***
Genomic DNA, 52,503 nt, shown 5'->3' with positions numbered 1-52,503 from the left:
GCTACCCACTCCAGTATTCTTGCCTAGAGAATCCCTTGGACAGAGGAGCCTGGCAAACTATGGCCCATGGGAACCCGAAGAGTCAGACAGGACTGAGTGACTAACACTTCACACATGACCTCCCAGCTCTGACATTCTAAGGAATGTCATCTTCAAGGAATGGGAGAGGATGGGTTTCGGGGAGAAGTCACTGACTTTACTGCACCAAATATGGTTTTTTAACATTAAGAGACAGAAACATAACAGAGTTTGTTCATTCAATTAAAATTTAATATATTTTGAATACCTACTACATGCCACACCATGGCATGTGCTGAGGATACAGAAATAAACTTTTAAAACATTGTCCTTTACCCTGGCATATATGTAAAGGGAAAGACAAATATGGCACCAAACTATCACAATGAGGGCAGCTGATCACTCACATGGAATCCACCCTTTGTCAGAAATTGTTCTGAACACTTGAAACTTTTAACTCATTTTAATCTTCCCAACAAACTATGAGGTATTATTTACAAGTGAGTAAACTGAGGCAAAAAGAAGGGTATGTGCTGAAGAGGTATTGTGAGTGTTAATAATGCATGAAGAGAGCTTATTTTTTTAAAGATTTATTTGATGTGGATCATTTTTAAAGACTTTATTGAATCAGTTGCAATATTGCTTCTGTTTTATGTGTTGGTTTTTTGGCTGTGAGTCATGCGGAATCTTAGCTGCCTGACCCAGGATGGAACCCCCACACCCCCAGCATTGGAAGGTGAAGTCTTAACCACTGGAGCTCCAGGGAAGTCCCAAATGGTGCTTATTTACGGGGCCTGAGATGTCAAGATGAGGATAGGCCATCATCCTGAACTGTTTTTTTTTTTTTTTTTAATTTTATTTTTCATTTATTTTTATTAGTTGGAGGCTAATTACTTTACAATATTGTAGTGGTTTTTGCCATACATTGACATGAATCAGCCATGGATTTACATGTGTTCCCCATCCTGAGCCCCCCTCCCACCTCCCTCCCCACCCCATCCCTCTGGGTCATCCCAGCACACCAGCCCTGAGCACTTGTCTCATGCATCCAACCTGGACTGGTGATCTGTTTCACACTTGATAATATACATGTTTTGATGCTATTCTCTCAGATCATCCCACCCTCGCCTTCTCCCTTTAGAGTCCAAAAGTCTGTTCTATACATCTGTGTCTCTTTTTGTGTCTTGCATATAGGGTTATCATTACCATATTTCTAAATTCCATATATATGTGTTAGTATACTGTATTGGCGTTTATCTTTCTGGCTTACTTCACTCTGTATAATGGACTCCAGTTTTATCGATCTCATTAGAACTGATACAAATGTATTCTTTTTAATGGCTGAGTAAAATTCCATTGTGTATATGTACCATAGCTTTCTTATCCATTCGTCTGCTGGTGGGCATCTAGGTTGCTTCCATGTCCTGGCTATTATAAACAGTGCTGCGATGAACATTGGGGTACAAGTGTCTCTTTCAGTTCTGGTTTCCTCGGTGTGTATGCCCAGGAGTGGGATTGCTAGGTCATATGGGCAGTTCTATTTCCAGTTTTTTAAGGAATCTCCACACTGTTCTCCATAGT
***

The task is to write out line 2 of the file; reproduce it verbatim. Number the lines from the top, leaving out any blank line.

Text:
GCTACCCACTCCAGTATTCTTGCCTAGAGAATCCCTTGGACAGAGGAGCCTGGCAAACTATGGCCCATGGGAACCCGAAGAGTCAGACAGGACTGAGTGACTAACACTTCACACATGACCTCCCAGCTCTGACATTCTAAGGAATGTCATCTTCAAGGAATGGGAGAGGATGGGTTTCGGGGAGAAGTCACTGACTTTACTGCACCAAATATGGTTTTTTAACATTAAGAGACAGAAACATAACAGAGTTTGTTCATTCAATTAAAATTTAATATATTTTGAATACCTACTACATGCCACACCATGGCATGTGCTGAGGATACAGAAATAAACTTTTAAAACATTGTCCTTTACCCTGGCATATATGTAAAGGGAAAGACAAATATGGCACCAAACTATCACAATGAGGGCAGCTGATCACTCACATGGAATCCACCCTTTGTCAGAAATTGTTCTGAACACTTGAAACTTTTAACTCATTTTAATCTTCCCAACAAACTATGAGGTATTATTTACAAGTGAGTAAACTGAGGCAAAAAGAAGGGTATGTGCTGAAGAGGTATTGTGAGTGTTAATAATGCATGAAGAGAGCTTATTTTTTTAAAGATTTATTTGATGTGGATCATTTTTAAAGACTTTATTGAATCAGTTGCAATATTGCTTCTGTTTTATGTGTTGGTTTTTTGGCTGTGAGTCATGCGGAATCTTAGCTGCCTGACCCAGGATGGAACCCCCACACCCCCAGCATTGGAAGGTGAAGTCTTAACCACTGGAGCTCCAGGGAAGTCCCAAATGGTGCTTATTTACGGGGCCTGAGATGTCAAGATGAGGATAGGCCATCATCCTGAACTGTTTTTTTTTTTTTTTTTAATTTTATTTTTCATTTATTTTTATTAGTTGGAGGCTAATTACTTTACAATATTGTAGTGGTTTTTGCCATACATTGACATGAATCAGCCATGGATTTACATGTGTTCCCCATCCTGAGCCCCCCTCCCACCTCCCTCCCCACCCCATCCCTCTGGGTCATCCCAGCACACCAGCCCTGAGCACTTGTCTCATGCATCCAACCTGGACTGGTGATCTGTTTCACACTTGATAATATACATGTTTTGATGCTATTCTCTCAGATCATCCCACCCTCGCCTTCTCCCTTTAGAGTCCAAAAGTCTGTTCTATACATCTGTGTCTCTTTTTGTGTCTTGCATATAGGGTTATCATTACCATATTTCTAAATTCCATATATATGTGTTAGTATACTGTATTGGCGTTTATCTTTCTGGCTTACTTCACTCTGTATAATGGACTCCAGTTTTATCGATCTCATTAGAACTGATACAAATGTATTCTTTTTAATGGCTGAGTAAAATTCCATTGTGTATATGTACCATAGCTTTCTTATCCATTCGTCTGCTGGTGGGCATCTAGGTTGCTTCCATGTCCTGGCTATTATAAACAGTGCTGCGATGAACATTGGGGTACAAGTGTCTCTTTCAGTTCTGGTTTCCTCGGTGTGTATGCCCAGGAGTGGGATTGCTAGGTCATATGGGCAGTTCTATTTCCAGTTTTTTAAGGAATCTCCACACTGTTCTCCATAGT